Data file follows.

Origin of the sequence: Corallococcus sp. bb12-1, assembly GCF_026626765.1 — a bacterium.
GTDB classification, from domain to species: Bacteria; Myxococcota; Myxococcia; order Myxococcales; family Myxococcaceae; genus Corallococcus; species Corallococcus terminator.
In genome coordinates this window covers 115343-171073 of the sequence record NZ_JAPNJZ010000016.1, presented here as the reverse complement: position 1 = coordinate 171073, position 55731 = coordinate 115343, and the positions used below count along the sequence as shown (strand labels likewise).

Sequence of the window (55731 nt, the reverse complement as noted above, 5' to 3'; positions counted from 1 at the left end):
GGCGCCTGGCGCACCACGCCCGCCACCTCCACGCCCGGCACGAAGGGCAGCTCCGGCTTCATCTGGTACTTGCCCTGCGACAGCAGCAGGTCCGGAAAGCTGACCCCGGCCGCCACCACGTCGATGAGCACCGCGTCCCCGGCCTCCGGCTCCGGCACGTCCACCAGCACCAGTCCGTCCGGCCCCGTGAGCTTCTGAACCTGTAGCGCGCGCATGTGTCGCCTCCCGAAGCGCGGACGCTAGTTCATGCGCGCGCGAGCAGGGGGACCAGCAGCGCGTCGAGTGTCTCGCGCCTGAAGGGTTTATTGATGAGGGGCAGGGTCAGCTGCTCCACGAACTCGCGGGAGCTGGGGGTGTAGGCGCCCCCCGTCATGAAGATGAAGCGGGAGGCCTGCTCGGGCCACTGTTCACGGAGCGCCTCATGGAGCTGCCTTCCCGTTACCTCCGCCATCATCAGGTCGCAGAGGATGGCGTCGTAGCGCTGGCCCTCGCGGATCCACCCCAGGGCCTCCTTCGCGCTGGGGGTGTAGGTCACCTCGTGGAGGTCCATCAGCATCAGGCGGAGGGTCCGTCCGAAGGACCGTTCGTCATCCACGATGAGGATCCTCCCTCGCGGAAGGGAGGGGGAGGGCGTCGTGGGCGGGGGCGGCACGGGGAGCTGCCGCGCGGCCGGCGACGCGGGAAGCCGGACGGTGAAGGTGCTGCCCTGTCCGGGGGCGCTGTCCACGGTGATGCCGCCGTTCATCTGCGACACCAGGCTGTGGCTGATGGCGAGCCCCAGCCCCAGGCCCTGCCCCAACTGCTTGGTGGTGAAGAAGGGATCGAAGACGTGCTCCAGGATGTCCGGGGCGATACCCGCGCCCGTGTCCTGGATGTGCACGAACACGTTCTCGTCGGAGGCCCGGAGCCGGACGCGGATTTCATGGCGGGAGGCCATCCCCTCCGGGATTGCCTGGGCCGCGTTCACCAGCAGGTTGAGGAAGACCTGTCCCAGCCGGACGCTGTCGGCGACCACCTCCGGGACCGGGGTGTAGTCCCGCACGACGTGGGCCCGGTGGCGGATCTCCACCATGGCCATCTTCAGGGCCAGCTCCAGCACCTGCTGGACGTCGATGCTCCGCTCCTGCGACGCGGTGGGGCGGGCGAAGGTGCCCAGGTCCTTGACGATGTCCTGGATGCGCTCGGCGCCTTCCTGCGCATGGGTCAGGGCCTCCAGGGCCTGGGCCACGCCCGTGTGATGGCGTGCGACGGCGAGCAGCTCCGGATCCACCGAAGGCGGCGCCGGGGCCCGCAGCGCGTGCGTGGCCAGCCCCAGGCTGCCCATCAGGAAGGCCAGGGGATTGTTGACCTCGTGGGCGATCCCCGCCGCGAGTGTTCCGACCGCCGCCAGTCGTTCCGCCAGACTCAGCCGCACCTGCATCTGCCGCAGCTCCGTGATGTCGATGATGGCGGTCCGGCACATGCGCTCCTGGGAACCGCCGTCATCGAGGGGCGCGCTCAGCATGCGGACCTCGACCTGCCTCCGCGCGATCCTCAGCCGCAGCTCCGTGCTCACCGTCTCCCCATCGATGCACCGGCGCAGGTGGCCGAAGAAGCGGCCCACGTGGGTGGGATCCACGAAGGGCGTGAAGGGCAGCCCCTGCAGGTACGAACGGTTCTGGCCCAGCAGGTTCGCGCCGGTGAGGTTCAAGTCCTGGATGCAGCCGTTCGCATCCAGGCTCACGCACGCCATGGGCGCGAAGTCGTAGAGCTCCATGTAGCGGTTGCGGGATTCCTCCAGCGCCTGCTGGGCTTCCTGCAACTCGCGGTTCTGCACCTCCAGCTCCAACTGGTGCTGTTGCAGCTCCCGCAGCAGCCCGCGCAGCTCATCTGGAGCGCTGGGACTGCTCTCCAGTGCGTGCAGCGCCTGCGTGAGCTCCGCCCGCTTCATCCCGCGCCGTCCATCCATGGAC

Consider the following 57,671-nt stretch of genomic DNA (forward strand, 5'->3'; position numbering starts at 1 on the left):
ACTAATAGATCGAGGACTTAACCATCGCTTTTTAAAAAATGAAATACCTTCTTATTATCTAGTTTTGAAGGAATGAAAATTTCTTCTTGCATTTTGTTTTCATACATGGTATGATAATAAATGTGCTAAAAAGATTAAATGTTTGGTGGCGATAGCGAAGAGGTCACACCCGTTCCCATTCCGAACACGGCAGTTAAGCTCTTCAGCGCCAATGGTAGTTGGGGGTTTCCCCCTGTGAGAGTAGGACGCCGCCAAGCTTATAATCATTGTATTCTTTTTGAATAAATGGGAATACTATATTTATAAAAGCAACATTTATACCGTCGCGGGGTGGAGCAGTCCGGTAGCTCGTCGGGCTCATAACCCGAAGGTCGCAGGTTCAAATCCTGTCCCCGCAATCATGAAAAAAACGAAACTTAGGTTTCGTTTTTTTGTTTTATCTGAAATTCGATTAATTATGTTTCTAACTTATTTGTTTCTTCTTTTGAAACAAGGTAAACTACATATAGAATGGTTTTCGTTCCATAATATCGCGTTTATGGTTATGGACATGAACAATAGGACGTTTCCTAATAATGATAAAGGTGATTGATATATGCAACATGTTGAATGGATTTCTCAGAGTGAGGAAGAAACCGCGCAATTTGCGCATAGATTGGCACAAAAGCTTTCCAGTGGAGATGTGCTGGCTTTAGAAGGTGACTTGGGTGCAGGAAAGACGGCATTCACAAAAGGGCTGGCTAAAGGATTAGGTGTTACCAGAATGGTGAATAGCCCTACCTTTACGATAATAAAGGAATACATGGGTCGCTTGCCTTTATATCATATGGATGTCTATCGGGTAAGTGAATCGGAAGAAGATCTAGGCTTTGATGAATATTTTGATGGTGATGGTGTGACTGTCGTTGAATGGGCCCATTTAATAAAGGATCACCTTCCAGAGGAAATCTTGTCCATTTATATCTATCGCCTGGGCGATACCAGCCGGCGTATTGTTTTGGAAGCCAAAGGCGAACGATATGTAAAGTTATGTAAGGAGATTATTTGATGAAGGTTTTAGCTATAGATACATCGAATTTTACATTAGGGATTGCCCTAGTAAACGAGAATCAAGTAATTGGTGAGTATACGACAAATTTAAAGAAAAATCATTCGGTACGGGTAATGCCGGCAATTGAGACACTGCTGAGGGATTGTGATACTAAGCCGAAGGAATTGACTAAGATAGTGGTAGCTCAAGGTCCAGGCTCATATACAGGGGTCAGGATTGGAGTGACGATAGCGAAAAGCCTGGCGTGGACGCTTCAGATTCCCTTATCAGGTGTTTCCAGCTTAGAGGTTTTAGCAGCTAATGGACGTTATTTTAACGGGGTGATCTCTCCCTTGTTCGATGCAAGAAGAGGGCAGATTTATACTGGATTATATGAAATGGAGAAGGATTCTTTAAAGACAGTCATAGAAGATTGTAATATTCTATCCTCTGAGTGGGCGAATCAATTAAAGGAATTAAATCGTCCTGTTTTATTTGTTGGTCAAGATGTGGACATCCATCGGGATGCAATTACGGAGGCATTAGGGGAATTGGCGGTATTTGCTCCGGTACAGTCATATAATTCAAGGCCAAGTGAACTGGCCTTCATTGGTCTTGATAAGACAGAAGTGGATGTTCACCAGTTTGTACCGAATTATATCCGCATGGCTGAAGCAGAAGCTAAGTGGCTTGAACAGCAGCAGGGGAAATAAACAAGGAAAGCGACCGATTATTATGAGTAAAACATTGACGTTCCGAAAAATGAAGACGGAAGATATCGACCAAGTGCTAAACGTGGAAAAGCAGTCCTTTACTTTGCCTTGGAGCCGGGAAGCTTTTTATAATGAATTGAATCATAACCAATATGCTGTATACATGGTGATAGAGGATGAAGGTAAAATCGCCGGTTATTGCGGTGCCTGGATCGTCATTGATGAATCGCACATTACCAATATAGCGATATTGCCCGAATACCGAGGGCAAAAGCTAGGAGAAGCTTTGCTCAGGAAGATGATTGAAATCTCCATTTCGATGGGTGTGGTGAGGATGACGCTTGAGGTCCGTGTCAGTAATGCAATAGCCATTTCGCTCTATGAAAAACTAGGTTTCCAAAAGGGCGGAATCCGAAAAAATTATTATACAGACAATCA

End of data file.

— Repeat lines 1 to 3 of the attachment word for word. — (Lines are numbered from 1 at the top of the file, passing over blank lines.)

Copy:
Origin of the sequence: Corallococcus sp. bb12-1, assembly GCF_026626765.1 — a bacterium.
GTDB classification, from domain to species: Bacteria; Myxococcota; Myxococcia; order Myxococcales; family Myxococcaceae; genus Corallococcus; species Corallococcus terminator.
In genome coordinates this window covers 115343-171073 of the sequence record NZ_JAPNJZ010000016.1, presented here as the reverse complement: position 1 = coordinate 171073, position 55731 = coordinate 115343, and the positions used below count along the sequence as shown (strand labels likewise).